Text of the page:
Monday, November 26, 2007

Totalitarian Head Games

It's a bit depressing to realize a lot of modern Americans can't really distinguish a shopping mall experience from liberty.

Even some Westerners are impressed by the new China. American swimming superstar Michael Phelps said on a visit to Beijing, the host city of the Olympic Games next August, “Going to the hotel, we see Subway, 7-Eleven, Starbucks, Sizzler, McDonald’s. It’s like a big American city. They have everything we have in the States.” In fact, they don’t. They lack basic freedoms.

Those little things, like being able to gather together in a group and discuss politics, don't seem like they mean a lot when you're so busy shopping. The authorities seem to know this. They seem to bank on it.

But Chinese citizens can’t form a political party, or any other organized group, without official permission. They can’t choose their leaders. Even the ordinary CPC members have no say in their hierarchy. Sisci, Beijing correspondent of the Italian newspaper La Stampa, writes in the China Economic Quarterly that “there is something like a 75 percent avoidance rate on personal income tax” because few people anywhere choose to concede taxation without any representation. “There is a political pact,” he writes. “The government allows tax evasion in return for political obedience. So far, the middle class has acquiesced: it prefers to pay less taxes and not vote, rather than buy its right to elect the government by paying more taxes.”

[ed.: There's something amusing about an Italian horrified by a nation that avoids income taxes, but there you go.]

Phone calls, text messages, and emails are likely to be screened, and many Internet sites—such as Wikipedia and BBC News—are blocked or filtered by the 30,000 “net police.” Bloggers must give their real names and identity card numbers to their Internet service providers, which must in turn make them available to the authorities when asked. Tim Hancock, Amnesty International’s campaign director in the UK, says, “The Chinese model of an Internet that allows economic growth but not free speech or privacy is growing in popularity, from a handful of countries five years ago to dozens of governments today who block sites and arrest bloggers.”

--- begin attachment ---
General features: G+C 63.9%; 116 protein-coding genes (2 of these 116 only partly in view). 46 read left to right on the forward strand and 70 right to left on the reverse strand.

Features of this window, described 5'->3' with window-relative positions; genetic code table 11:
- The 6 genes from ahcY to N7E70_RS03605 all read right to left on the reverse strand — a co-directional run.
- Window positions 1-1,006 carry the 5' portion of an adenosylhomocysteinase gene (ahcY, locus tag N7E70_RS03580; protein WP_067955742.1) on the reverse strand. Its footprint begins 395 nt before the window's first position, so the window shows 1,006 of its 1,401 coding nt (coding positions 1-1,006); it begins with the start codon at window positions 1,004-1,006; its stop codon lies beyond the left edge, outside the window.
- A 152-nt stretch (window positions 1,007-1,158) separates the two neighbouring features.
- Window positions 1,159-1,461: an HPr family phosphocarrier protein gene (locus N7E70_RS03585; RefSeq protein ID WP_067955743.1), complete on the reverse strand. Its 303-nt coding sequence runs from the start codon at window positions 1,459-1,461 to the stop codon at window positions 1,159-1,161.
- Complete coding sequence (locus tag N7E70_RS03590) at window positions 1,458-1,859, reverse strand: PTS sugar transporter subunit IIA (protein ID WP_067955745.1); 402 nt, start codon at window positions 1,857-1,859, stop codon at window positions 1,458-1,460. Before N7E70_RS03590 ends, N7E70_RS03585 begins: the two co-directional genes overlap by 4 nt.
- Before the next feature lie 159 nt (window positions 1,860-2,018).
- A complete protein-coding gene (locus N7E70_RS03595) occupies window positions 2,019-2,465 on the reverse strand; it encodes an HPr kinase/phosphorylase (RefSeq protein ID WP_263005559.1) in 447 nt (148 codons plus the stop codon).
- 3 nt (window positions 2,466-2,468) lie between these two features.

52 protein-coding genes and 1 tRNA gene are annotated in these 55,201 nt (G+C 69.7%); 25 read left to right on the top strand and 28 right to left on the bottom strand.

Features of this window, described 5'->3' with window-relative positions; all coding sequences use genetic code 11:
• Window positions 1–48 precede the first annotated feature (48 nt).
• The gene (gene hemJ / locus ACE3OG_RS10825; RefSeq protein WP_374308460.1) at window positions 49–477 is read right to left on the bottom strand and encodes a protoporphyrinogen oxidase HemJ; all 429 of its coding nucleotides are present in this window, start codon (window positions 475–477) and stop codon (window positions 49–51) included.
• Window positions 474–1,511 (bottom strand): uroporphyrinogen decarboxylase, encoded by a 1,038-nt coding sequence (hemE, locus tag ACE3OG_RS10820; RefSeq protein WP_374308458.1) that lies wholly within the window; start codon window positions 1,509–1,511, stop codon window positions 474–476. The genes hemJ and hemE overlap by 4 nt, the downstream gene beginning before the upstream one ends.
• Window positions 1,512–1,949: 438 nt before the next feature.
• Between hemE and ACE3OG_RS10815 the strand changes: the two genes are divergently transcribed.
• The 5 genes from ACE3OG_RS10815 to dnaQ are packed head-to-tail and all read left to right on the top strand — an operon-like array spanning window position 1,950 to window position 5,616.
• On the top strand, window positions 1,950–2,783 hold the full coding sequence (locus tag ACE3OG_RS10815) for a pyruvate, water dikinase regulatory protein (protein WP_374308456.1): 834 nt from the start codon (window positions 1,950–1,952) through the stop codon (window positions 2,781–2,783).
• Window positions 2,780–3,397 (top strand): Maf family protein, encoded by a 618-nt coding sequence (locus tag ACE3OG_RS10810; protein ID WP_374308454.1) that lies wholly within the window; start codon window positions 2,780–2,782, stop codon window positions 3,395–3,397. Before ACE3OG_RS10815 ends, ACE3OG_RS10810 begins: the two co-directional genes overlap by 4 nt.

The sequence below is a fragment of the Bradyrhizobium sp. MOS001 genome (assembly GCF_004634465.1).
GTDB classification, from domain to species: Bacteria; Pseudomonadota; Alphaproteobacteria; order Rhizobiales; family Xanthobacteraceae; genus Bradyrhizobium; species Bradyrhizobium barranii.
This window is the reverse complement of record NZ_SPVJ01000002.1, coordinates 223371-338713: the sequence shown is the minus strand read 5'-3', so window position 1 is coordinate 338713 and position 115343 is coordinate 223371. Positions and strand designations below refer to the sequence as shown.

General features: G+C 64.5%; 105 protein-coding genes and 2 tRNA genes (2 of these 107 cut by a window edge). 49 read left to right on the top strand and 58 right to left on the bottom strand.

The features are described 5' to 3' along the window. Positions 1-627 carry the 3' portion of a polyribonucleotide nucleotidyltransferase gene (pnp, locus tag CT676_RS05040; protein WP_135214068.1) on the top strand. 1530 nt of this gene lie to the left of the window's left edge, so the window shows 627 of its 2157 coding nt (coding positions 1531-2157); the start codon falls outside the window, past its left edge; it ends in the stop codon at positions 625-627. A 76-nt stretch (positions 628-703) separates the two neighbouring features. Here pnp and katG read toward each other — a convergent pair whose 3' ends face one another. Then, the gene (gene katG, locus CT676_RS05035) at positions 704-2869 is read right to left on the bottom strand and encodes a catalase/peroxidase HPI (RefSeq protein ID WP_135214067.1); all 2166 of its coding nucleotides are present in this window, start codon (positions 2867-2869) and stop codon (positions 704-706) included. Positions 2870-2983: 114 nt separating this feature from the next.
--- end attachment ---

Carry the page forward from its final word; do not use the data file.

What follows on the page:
In some ways it is ham-fisted and bureaucratically muscle-bound. But in others it operates with supple skill. Perhaps the most wicked trick is to let artists and writers understand some things are off-limits, which will incur penalties -- but not tell them what those topics and images are.

All films must be vetted by the State Administration for Radio, Film, and Television. All print media are government- or party-owned. The party’s propaganda department has recently introduced a penalty scheme for media outlets that deducts points for defying government guidance. Twelve points means closure. Every inch of public territory remains tightly defended, although warnings are usually not explicit, leaving maximum space for artists to choose to censor themselves. Leading new-wave filmmaker Jia Zhangke, winner of the top award, the Golden Lion, at last year’s Venice Film Festival, says, “If we don’t touch the taboo areas, we will have a lot of freedom. But then those areas grow larger. If your tactic is to guess what the censors are thinking, and try to avoid their concerns, you are ruined as an artist.”

And here the masters of moral equivalence will demand to know, "how is that different from the effective censorship of the lumpen consumer public in a ruthless free-market system?" Yeah. People stopped buying Dixie Chicks album because their politics pissed off their former fan base. That's just like what happened to Akhmatova, isn't it. A whole century just passed was a blood-sodden lesson in The Difference, and some people still don't get it.